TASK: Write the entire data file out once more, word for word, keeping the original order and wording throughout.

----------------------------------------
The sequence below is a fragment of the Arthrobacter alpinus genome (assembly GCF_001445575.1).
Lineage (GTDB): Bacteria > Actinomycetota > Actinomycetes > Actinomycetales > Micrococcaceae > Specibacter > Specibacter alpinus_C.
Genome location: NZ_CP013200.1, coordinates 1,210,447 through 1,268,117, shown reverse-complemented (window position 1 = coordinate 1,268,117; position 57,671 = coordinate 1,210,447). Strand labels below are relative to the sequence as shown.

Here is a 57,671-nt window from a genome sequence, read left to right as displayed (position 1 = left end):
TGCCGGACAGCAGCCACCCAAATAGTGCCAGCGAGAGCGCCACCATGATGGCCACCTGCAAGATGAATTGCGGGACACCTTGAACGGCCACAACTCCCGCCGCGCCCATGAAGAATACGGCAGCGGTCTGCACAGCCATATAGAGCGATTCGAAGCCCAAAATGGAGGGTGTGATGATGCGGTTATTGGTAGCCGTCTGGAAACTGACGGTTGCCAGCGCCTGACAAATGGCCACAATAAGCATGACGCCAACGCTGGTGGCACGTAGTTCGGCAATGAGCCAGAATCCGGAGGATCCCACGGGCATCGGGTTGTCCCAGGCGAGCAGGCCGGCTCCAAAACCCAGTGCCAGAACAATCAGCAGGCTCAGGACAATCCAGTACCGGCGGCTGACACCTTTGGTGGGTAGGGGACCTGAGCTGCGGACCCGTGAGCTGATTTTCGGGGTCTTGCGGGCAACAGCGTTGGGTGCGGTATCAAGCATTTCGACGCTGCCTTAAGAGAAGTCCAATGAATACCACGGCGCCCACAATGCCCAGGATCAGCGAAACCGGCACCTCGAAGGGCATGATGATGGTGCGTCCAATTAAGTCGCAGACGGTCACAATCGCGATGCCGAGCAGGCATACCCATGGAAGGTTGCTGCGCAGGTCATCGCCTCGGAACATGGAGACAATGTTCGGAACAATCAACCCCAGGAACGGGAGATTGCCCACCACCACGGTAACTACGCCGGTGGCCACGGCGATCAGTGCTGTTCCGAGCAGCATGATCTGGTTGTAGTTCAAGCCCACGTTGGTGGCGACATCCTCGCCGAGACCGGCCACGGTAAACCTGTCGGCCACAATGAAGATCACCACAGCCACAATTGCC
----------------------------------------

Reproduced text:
The sequence below is a fragment of the Arthrobacter alpinus genome (assembly GCF_001445575.1).
Lineage (GTDB): Bacteria > Actinomycetota > Actinomycetes > Actinomycetales > Micrococcaceae > Specibacter > Specibacter alpinus_C.
Genome location: NZ_CP013200.1, coordinates 1,210,447 through 1,268,117, shown reverse-complemented (window position 1 = coordinate 1,268,117; position 57,671 = coordinate 1,210,447). Strand labels below are relative to the sequence as shown.

Here is a 57,671-nt window from a genome sequence, read left to right as displayed (position 1 = left end):
TGCCGGACAGCAGCCACCCAAATAGTGCCAGCGAGAGCGCCACCATGATGGCCACCTGCAAGATGAATTGCGGGACACCTTGAACGGCCACAACTCCCGCCGCGCCCATGAAGAATACGGCAGCGGTCTGCACAGCCATATAGAGCGATTCGAAGCCCAAAATGGAGGGTGTGATGATGCGGTTATTGGTAGCCGTCTGGAAACTGACGGTTGCCAGCGCCTGACAAATGGCCACAATAAGCATGACGCCAACGCTGGTGGCACGTAGTTCGGCAATGAGCCAGAATCCGGAGGATCCCACGGGCATCGGGTTGTCCCAGGCGAGCAGGCCGGCTCCAAAACCCAGTGCCAGAACAATCAGCAGGCTCAGGACAATCCAGTACCGGCGGCTGACACCTTTGGTGGGTAGGGGACCTGAGCTGCGGACCCGTGAGCTGATTTTCGGGGTCTTGCGGGCAACAGCGTTGGGTGCGGTATCAAGCATTTCGACGCTGCCTTAAGAGAAGTCCAATGAATACCACGGCGCCCACAATGCCCAGGATCAGCGAAACCGGCACCTCGAAGGGCATGATGATGGTGCGTCCAATTAAGTCGCAGACGGTCACAATCGCGATGCCGAGCAGGCATACCCATGGAAGGTTGCTGCGCAGGTCATCGCCTCGGAACATGGAGACAATGTTCGGAACAATCAACCCCAGGAACGGGAGATTGCCCACCACCACGGTAACTACGCCGGTGGCCACGGCGATCAGTGCTGTTCCGAGCAGCATGATCTGGTTGTAGTTCAAGCCCACGTTGGTGGCGACATCCTCGCCGAGACCGGCCACGGTAAACCTGTCGGCCACAATGAAGATCACCACAGCCACAATTGCC